[Seminar] Prof. Devika Narain "Optimal inference of time intervals in cerebellar cortical circuits"
Prof. Devika Narain,
Associate Professor, Erasmus Medical Center, Lab Head in Circuit dynamics of temporal control
Meeting ID: 968 7427 0693
Optimal inference of time intervals in cerebellar cortical circuits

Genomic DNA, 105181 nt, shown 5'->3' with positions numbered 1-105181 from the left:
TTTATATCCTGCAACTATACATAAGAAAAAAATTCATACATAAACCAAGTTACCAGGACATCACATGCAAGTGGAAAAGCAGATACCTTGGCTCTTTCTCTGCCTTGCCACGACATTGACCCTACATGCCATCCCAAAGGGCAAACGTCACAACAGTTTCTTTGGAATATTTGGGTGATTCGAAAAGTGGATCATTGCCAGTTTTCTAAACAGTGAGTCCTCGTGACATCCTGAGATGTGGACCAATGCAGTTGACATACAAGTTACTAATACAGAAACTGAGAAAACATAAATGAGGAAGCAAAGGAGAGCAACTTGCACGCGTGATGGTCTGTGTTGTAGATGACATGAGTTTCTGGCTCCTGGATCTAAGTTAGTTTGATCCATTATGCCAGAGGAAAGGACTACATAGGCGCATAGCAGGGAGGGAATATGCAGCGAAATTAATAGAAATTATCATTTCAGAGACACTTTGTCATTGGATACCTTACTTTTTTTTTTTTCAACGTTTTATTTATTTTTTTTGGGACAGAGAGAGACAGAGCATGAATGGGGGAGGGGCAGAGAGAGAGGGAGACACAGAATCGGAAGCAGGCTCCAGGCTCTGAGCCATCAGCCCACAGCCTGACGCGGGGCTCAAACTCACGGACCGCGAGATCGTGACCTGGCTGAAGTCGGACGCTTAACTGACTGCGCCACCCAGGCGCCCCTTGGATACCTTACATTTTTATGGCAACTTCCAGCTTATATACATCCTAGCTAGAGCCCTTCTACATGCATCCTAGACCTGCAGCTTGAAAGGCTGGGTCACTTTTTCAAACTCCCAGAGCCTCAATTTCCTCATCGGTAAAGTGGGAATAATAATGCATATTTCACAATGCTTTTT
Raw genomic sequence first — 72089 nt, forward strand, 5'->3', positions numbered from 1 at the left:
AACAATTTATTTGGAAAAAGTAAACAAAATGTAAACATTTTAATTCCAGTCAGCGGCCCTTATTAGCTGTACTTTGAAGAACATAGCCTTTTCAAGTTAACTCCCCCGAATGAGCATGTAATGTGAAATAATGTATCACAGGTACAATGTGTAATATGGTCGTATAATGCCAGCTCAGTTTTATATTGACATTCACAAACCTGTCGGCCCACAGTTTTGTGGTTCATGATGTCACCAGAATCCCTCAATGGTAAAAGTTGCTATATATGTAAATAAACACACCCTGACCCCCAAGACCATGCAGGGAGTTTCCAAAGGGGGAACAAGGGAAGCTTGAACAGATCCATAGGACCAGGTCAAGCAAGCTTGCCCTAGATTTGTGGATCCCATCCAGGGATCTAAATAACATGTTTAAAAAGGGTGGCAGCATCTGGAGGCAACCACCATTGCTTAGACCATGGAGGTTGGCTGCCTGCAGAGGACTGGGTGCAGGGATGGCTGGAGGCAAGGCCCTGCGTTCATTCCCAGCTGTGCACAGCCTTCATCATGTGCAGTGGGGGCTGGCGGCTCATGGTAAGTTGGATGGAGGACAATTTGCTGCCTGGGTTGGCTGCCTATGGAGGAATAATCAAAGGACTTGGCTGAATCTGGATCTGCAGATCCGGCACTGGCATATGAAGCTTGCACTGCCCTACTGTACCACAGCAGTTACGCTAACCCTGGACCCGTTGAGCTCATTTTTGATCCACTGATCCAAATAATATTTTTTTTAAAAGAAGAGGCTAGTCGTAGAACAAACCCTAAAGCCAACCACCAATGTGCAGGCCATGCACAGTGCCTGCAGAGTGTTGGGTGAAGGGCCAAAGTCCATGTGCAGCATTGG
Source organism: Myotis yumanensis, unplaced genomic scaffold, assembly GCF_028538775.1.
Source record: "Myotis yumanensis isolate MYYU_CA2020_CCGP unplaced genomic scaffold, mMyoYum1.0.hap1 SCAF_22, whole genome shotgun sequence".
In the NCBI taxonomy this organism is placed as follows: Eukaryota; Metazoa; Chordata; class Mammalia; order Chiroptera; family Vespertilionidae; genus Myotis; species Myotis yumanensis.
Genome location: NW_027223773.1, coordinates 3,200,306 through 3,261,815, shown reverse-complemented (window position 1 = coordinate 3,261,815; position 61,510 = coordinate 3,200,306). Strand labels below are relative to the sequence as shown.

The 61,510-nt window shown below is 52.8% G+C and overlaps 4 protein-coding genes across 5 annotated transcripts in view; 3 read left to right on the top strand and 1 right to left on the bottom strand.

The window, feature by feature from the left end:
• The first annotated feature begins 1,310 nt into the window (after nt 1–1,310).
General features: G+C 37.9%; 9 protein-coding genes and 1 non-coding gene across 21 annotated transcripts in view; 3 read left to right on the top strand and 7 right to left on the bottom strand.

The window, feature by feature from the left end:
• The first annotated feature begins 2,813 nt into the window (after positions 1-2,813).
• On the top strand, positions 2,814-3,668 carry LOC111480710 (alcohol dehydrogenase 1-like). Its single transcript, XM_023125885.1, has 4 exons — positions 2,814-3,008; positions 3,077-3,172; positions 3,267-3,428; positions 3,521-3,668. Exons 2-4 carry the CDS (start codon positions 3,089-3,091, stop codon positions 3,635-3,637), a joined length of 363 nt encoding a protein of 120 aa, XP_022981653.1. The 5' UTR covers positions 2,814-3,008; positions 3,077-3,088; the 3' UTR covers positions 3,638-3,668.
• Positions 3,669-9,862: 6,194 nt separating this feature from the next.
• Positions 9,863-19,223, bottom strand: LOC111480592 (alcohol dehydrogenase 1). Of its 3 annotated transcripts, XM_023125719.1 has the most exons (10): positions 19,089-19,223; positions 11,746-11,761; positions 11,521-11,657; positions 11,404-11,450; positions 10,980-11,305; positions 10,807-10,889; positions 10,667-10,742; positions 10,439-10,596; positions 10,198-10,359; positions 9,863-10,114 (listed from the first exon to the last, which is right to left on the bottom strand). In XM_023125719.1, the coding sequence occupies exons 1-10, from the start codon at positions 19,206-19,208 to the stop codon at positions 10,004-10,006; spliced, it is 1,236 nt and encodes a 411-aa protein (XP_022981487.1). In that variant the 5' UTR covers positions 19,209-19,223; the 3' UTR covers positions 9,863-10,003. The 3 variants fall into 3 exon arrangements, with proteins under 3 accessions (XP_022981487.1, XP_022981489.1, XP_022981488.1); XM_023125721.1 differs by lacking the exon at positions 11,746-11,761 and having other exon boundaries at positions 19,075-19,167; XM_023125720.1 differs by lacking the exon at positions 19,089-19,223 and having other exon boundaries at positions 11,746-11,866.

Behavior in the natural world is rife with feats of temporal precision but laboratory measurements of such behaviors reveal surprising biases in temporal perception. Bayesian theory may help reconcile this disparity by attributing these biases to an inference process that increases its reliance on prior knowledge of time intervals under uncertainty. In the first part of the talk, I will introduce a computational model of how the cerebellar microcircuit could encode Bayesian estimates of time intervals by combining temporal measurements and prior knowledge. In the second part of the talk, I will present empirical results that test these model predictions. Mice learned time interval associations, which were drawn from different prior distributions in a modified eyelid conditioning task. We found that as mice switched from a narrow to a wide temporal prior distribution, the predictive eyelid behavior and underlying cerebellar cortical activity concomitantly changed. Contrary to expectation, we found heterogeneous and complex cerebellar cortical representations underlying the task, however, single-cell, population, and single-trial decoding using machine learning enabled us to extract behaviorally-relevant metrics for each prior condition. Further, electrophysiological, viral-lesion and optogenetic results suggest that suppression of Purkinje cells through long-term plasticity mechanisms may provide an acquisition mechanism for temporal prior knowledge. Together these results provide support for a cerebellar mechanism for encoding prior knowledge of time intervals.
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